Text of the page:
The room is quite spartan, with only a space heater, air filter, and a futon mattress laid on the floor. Next to this we put a bed roll for Alyssa, and she was asleep within minutes. She's just not cut out for the traditional sleepover, which is why I brought her home in the first place.

Friday, January 12, 2007

The ice storm cometh

It's cold and rainy outside now. This is the leading edge of a two-day ice storm that's headed our way. They're only predicting1/4" or so of ice here in our area, but that would be enough. I'm not worried so much about being homebound, but I'm concerned about the power going out. We're a very energy-intense family.

We do own a generator. Kara and I bought it back in 1999 as everyone was preparing for the disaster that was to be Y2K. It's still in the box, unopened. It, along with our 72 hour kits, are 15 miles away in a storage unit. Most of our earthly belongings are still in the storage unit. Most of them will only come out of storage when the weather is good enough to have a yard sale. Why we paid thousands of dollars to move things that we will never be able to use is one of the mysteries I haven't the time to ponder.

Anna and Alyssa are at a birthday party tonight. It's a sleepover, but only Anna will be sleeping over. Alyssa is going to cry all the way home when I go and get her, so I'm not looking forward to that. I should be able to find the house this time, though.

I got lost taking them. I've only been there once, and it's dark tonight. I figured I could find it OK, since it has a window on the right, the garage on the left, and it's for sale by owner. There are WAY to many houses in that little subdivision for sale by owner. After carting all of the sleepover gear through near-freezing rain to not one but two wrong houses, Anna refused to go to the door until I could prove that the third house was right.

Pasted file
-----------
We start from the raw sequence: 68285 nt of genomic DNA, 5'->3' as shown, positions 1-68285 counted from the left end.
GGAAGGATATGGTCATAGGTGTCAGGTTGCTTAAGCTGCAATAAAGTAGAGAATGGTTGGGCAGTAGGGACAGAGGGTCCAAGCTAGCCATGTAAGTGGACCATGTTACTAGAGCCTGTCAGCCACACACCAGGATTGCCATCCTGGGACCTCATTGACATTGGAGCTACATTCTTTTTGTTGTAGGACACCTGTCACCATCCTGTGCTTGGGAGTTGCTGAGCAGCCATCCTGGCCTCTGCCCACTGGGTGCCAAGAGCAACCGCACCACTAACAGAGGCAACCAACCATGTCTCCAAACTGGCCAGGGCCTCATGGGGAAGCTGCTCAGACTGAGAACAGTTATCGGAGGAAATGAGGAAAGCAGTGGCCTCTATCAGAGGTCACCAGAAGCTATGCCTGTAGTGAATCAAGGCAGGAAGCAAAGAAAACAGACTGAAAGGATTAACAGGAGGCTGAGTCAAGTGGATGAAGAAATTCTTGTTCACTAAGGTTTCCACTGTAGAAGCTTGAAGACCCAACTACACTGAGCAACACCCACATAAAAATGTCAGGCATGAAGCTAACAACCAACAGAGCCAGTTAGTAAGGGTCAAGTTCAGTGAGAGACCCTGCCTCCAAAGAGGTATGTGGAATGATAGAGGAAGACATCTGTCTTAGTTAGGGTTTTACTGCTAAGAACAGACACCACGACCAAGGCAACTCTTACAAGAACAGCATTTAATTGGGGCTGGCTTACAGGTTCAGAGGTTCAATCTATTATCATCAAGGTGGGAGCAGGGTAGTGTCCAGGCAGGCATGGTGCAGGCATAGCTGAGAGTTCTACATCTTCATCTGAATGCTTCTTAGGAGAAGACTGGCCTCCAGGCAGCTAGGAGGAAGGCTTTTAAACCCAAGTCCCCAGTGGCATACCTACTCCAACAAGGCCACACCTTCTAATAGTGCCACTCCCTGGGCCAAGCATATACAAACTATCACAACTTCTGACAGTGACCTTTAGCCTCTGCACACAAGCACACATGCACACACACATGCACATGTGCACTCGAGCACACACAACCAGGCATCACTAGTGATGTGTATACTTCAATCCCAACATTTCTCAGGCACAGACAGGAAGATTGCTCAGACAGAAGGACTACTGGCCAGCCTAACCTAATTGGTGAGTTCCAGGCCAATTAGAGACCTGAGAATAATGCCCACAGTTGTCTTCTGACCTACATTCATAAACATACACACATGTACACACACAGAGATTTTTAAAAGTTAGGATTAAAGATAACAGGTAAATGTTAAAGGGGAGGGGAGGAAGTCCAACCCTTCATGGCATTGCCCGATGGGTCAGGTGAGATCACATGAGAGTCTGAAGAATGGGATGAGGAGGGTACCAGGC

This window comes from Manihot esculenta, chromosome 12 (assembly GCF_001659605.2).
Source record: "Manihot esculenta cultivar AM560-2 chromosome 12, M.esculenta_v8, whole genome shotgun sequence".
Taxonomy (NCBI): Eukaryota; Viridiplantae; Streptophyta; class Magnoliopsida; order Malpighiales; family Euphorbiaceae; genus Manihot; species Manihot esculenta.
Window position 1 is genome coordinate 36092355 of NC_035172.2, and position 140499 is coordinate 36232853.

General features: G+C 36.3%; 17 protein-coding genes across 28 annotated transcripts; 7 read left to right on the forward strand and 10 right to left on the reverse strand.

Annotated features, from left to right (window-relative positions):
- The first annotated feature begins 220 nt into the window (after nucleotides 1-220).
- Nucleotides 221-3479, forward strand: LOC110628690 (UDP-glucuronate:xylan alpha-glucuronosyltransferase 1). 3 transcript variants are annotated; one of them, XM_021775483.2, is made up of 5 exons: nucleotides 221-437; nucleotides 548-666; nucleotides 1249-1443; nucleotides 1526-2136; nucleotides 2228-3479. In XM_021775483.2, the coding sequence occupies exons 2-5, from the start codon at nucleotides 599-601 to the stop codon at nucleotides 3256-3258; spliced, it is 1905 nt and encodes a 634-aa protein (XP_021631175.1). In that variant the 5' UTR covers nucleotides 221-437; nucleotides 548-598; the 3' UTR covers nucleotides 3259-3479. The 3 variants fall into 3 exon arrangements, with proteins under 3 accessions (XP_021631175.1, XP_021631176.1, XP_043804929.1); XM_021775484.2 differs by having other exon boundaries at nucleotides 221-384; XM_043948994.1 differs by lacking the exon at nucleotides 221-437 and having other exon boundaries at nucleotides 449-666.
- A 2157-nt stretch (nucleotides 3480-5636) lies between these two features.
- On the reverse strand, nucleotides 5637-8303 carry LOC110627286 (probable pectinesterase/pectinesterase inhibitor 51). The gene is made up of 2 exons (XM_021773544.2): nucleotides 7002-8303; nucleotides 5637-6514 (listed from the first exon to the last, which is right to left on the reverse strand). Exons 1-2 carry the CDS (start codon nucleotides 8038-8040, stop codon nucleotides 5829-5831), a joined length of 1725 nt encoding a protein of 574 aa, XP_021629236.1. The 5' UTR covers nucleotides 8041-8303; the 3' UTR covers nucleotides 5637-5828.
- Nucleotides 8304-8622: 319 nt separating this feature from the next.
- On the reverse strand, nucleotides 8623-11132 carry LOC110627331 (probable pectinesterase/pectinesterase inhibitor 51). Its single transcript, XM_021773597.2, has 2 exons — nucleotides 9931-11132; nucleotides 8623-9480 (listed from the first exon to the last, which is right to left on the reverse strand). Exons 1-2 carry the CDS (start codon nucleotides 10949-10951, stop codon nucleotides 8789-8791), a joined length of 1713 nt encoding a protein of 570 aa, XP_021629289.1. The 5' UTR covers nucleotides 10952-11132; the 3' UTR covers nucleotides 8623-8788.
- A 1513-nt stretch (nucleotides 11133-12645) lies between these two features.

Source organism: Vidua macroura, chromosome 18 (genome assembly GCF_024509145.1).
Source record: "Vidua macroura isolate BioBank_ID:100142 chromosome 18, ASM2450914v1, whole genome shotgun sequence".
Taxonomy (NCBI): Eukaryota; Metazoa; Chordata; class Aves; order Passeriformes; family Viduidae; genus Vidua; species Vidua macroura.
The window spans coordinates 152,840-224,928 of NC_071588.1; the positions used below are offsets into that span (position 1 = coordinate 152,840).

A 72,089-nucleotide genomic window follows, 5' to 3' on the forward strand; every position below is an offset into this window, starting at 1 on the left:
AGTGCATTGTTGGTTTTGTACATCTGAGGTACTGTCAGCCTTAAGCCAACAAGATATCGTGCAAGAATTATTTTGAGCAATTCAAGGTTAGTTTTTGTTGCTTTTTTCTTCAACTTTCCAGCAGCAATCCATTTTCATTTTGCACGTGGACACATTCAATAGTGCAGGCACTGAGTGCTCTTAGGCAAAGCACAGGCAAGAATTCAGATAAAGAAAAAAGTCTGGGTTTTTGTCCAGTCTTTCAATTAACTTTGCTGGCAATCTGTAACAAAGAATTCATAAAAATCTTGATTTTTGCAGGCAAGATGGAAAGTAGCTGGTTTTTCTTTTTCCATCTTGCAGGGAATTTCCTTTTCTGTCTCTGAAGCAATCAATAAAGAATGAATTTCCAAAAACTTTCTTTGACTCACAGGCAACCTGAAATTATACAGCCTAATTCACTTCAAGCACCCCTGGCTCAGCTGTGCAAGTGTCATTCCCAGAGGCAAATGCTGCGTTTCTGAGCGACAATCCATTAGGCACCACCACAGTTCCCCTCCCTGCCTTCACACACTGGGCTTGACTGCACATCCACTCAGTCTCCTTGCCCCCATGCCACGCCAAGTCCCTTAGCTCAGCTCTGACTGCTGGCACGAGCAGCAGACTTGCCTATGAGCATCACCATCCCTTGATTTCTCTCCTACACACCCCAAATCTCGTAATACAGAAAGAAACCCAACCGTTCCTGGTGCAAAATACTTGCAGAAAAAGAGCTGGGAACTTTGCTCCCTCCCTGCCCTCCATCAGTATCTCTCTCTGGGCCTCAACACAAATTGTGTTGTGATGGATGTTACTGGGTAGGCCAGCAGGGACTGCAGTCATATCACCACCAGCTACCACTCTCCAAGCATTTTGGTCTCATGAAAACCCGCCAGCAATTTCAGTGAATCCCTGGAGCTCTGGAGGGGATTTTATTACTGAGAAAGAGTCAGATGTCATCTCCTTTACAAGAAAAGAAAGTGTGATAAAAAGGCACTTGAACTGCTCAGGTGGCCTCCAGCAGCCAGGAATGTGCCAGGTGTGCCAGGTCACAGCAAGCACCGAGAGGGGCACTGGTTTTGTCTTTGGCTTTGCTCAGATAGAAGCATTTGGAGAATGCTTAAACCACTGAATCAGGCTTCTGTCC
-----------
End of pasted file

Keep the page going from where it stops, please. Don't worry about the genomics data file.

Work on the house is creeping along. Someone from the church came last night to help me take the cabinets back out of the kitchen. We're replacing them with wire shelves, as the 4 coats of hard seal we put on the cabinets (specially formulated for the chemically sensitive) wasn't working as expected. We probably should have tossed the cabinets in the first place, but we decided to give them a shot.

We also have a water system that is ALMOST in. It looks really nice, with the big stainless steel tanks. It was supposed to be operational on Tuesday, but it's still in process. The guy putting them in was going to finish tonight, but he forgot one of the main parts. He's going to try and come back tomorrow. If I don't sound convinced, it's probably because of the aforementioned ice. But if the system works half as nice as it looks, we'll be in business.

I'm sure it will work well, and make a huge difference, because it is the most expensive component of our house remodel. And it has been worse than major dental surgery just getting it in.

But that's another story for another fifteen minutes.

The Bikes of Christmas